Steve Jobs may have just posthumously won a Grammy, but in 1976, he was just another joker. Siri, however, isn't in much of a joking mood, while QuicKeys could sure use a laugh (and a new life). Knock, knock. Who’s there? The remainders for December 22, 2011, that’s who.
Steve Jobs has been honored with many awards, but on Wednesday the former Apple CEO picked up a new one: a Trustees Award from the Recording Academy, during its annual Grammy Special Merit Awards. Here’s hoping it doesn’t inspire Apple to pull a Tupac. (I can hear the Siri/Steve duet already.)
When Steve Jobs Was a`Joker’: Echoes (Bloomberg)
The Recording Academy may very well have thought highly of Steve Jobs, but in 1976, he was still just a “joker” to advertising pro Mike Rose. After Jobs and Wozniak approached Rose to create the manual for their soon-to-be-produced Apple I, Rose wrote a wary letter to his business partner, reproduced this week in Bloomberg, proclaiming the whole garage-based enterprise “flakey.” (Though, to his credit, there are certainly a couple of garage-based enterprises that could be described in that fashion.)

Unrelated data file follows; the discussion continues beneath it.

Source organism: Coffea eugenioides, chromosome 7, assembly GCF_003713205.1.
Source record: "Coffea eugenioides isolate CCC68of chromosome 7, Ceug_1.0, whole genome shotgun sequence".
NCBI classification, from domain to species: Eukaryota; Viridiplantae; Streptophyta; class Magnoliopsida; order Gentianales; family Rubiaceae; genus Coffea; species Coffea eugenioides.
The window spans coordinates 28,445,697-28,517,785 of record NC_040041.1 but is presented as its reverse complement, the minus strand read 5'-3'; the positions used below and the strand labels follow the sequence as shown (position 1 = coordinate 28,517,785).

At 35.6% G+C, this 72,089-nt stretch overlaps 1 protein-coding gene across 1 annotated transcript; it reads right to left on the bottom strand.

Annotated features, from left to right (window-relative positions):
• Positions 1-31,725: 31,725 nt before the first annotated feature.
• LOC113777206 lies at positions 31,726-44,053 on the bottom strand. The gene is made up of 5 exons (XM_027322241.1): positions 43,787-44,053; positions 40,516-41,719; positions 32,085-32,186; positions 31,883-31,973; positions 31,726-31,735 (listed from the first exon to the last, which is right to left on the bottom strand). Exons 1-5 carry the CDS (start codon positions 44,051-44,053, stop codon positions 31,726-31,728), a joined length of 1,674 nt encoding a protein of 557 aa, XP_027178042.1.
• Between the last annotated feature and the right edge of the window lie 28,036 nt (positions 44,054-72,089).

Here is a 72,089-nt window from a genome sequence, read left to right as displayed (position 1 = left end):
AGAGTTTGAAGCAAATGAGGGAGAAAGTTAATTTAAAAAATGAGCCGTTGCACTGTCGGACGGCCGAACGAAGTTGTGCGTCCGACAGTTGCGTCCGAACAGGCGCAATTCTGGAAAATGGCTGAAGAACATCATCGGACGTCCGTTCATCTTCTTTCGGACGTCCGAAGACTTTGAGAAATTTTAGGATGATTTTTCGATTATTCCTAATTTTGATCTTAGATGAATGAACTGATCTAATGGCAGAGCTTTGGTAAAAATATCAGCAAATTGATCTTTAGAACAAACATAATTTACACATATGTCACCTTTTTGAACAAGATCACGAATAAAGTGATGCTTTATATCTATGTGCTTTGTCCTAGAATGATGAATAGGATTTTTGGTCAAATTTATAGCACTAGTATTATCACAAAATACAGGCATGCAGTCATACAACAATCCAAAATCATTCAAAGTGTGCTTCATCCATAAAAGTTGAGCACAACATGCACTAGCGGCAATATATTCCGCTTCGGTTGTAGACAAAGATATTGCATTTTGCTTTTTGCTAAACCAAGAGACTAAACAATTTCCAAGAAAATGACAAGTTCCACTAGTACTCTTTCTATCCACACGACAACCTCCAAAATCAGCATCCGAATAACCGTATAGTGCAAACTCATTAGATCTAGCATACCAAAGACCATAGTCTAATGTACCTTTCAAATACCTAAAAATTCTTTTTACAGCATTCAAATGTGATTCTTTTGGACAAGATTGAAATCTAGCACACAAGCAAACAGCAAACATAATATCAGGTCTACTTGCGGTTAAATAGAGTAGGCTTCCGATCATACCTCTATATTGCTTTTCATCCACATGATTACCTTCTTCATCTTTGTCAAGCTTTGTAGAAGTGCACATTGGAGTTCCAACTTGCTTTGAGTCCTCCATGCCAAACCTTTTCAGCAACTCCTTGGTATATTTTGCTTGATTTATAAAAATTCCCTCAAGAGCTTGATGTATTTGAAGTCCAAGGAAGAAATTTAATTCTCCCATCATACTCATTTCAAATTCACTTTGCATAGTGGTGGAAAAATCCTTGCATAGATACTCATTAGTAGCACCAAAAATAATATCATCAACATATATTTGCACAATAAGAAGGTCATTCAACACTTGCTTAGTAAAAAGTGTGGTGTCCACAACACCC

QuicKeys 4 Lion News (Startly)
Startly, the company behind QuicKeys, is actively seeking a new programmer to help upgrade its computer automation software to Lion after their previous employee died on the job. Moreover, they’re offering a $1000 award to the person who finds them a new, competent—and preferably live—programmer. Now, I’m sure the code isn’t haunted, but just in case: If you’re the lucky person who lands the job, you might want to bring some salt.
Siri: The Movie (Trailer) (Rooster Teeth)
Speaking of haunted things: It seems that Siri, everyone’s friendly iPhone 4S voice assistant, isn’t exactly so friendly—especially not to the stars of Siri: The Movie. Watch the device direct them into fences! Stab them with virtual knives! Beep at them in the shower! And as anyone who’s ever left a repeating alarm on by accident before entering the bathroom knows, it’s all fun and games until someone gets electrocuted.
After rolling out Complete My Season, Apple’s gone back and made a few changes to Complete My Album: namely, the removal of the 180-day window in which you had to buy the full album. Now, when you buy a single song from a disc, you can pick up the rest of the album at any point. Now to keep the thirteen year olds from placing sleeper agents (in the form of Bieber tracks) in our library.
Doom 3 - Aspyr on Thursday released its classic game in the Mac App Store and elsewhere. Doom 3 originally launched on the Mac back in 2005; the newly released version supports Mac OS X 10.6 or later (so apparently the game wasn’t Doomed). $10.